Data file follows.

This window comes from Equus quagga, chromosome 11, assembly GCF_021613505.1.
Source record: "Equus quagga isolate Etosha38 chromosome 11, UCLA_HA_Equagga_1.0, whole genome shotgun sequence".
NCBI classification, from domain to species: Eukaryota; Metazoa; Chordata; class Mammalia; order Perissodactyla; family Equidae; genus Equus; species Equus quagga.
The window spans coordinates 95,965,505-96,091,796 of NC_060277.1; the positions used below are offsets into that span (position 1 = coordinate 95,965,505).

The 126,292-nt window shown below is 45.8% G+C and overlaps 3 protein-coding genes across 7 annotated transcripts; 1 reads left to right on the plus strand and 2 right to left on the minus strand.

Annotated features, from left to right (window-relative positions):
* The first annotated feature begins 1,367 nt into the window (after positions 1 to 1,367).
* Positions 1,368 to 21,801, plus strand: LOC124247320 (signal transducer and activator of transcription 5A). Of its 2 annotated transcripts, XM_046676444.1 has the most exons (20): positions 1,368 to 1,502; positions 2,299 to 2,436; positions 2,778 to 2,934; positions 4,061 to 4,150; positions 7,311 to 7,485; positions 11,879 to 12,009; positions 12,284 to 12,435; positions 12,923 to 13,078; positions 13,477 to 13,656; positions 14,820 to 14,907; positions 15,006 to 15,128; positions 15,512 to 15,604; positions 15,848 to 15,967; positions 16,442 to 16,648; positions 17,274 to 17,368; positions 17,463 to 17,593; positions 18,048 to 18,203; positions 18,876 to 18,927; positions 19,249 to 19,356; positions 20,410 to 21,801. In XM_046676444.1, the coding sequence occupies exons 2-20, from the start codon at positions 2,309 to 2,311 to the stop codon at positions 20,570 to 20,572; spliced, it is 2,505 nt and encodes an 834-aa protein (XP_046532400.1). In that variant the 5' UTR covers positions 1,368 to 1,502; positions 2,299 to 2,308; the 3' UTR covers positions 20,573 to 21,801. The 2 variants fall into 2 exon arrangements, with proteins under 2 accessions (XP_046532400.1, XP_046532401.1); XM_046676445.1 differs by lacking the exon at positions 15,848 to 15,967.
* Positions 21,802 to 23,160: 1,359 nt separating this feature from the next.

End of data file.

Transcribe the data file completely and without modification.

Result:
This window comes from Equus quagga, chromosome 11, assembly GCF_021613505.1.
Source record: "Equus quagga isolate Etosha38 chromosome 11, UCLA_HA_Equagga_1.0, whole genome shotgun sequence".
NCBI classification, from domain to species: Eukaryota; Metazoa; Chordata; class Mammalia; order Perissodactyla; family Equidae; genus Equus; species Equus quagga.
The window spans coordinates 95,965,505-96,091,796 of NC_060277.1; the positions used below are offsets into that span (position 1 = coordinate 95,965,505).

The 126,292-nt window shown below is 45.8% G+C and overlaps 3 protein-coding genes across 7 annotated transcripts; 1 reads left to right on the plus strand and 2 right to left on the minus strand.

Annotated features, from left to right (window-relative positions):
* The first annotated feature begins 1,367 nt into the window (after positions 1 to 1,367).
* Positions 1,368 to 21,801, plus strand: LOC124247320 (signal transducer and activator of transcription 5A). Of its 2 annotated transcripts, XM_046676444.1 has the most exons (20): positions 1,368 to 1,502; positions 2,299 to 2,436; positions 2,778 to 2,934; positions 4,061 to 4,150; positions 7,311 to 7,485; positions 11,879 to 12,009; positions 12,284 to 12,435; positions 12,923 to 13,078; positions 13,477 to 13,656; positions 14,820 to 14,907; positions 15,006 to 15,128; positions 15,512 to 15,604; positions 15,848 to 15,967; positions 16,442 to 16,648; positions 17,274 to 17,368; positions 17,463 to 17,593; positions 18,048 to 18,203; positions 18,876 to 18,927; positions 19,249 to 19,356; positions 20,410 to 21,801. In XM_046676444.1, the coding sequence occupies exons 2-20, from the start codon at positions 2,309 to 2,311 to the stop codon at positions 20,570 to 20,572; spliced, it is 2,505 nt and encodes an 834-aa protein (XP_046532400.1). In that variant the 5' UTR covers positions 1,368 to 1,502; positions 2,299 to 2,308; the 3' UTR covers positions 20,573 to 21,801. The 2 variants fall into 2 exon arrangements, with proteins under 2 accessions (XP_046532400.1, XP_046532401.1); XM_046676445.1 differs by lacking the exon at positions 15,848 to 15,967.
* Positions 21,802 to 23,160: 1,359 nt separating this feature from the next.